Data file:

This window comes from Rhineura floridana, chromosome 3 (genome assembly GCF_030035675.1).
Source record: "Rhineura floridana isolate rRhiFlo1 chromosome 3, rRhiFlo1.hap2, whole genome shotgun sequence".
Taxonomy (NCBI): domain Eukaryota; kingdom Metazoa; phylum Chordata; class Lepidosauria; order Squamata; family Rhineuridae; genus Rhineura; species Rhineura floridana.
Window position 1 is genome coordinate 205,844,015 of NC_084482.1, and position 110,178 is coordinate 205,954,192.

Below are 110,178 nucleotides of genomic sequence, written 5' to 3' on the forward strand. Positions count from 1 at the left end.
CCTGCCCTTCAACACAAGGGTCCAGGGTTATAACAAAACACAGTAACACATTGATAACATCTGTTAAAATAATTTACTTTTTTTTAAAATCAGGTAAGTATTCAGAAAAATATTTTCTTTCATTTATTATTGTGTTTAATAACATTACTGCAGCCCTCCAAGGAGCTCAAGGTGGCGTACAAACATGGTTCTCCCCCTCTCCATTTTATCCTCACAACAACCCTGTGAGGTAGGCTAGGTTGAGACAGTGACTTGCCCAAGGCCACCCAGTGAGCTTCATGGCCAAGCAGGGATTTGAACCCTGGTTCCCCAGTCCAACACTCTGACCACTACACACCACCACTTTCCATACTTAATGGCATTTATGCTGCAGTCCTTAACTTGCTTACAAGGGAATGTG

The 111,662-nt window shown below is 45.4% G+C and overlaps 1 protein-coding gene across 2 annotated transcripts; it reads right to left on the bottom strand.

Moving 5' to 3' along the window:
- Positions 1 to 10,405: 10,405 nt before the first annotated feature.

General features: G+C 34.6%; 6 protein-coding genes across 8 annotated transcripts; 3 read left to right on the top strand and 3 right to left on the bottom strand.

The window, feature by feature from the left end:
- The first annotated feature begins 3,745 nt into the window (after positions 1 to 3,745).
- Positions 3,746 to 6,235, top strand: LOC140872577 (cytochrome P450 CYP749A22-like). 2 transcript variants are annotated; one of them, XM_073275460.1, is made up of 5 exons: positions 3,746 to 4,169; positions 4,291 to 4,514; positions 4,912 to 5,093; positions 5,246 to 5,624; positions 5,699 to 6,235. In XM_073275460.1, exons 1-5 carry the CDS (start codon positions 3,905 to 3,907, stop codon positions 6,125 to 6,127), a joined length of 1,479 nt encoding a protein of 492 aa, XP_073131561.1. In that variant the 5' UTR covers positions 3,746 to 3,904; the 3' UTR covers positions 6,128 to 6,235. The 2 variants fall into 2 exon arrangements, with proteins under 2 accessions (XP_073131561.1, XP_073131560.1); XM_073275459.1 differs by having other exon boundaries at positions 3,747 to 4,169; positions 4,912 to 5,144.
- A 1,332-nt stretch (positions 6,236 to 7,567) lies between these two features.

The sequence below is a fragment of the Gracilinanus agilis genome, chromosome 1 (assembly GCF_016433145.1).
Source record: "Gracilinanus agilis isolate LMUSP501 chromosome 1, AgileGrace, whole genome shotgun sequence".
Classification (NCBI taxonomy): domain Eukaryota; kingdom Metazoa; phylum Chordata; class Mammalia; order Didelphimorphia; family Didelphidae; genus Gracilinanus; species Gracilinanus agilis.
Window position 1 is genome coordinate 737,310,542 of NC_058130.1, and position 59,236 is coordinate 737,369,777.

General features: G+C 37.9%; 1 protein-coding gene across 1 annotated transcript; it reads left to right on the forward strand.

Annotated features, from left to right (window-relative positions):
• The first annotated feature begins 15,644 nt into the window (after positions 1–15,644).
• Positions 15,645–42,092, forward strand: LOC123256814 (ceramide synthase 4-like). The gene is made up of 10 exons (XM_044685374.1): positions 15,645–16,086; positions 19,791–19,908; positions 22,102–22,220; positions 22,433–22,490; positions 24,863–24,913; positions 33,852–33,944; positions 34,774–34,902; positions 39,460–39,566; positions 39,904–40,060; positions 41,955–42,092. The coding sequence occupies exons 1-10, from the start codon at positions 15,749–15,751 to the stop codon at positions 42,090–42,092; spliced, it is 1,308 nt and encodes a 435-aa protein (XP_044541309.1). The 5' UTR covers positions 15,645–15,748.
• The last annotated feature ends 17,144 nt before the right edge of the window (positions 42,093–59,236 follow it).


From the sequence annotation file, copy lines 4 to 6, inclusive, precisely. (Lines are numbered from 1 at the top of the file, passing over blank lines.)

Window position 1 is genome coordinate 205,844,015 of NC_084482.1, and position 110,178 is coordinate 205,954,192.

Below are 110,178 nucleotides of genomic sequence, written 5' to 3' on the forward strand. Positions count from 1 at the left end.
CCTGCCCTTCAACACAAGGGTCCAGGGTTATAACAAAACACAGTAACACATTGATAACATCTGTTAAAATAATTTACTTTTTTTTAAAATCAGGTAAGTATTCAGAAAAATATTTTCTTTCATTTATTATTGTGTTTAATAACATTACTGCAGCCCTCCAAGGAGCTCAAGGTGGCGTACAAACATGGTTCTCCCCCTCTCCATTTTATCCTCACAACAACCCTGTGAGGTAGGCTAGGTTGAGACAGTGACTTGCCCAAGGCCACCCAGTGAGCTTCATGGCCAAGCAGGGATTTGAACCCTGGTTCCCCAGTCCAACACTCTGACCACTACACACCACCACTTTCCATACTTAATGGCATTTATGCTGCAGTCCTTAACTTGCTTACAAGGGAATGTG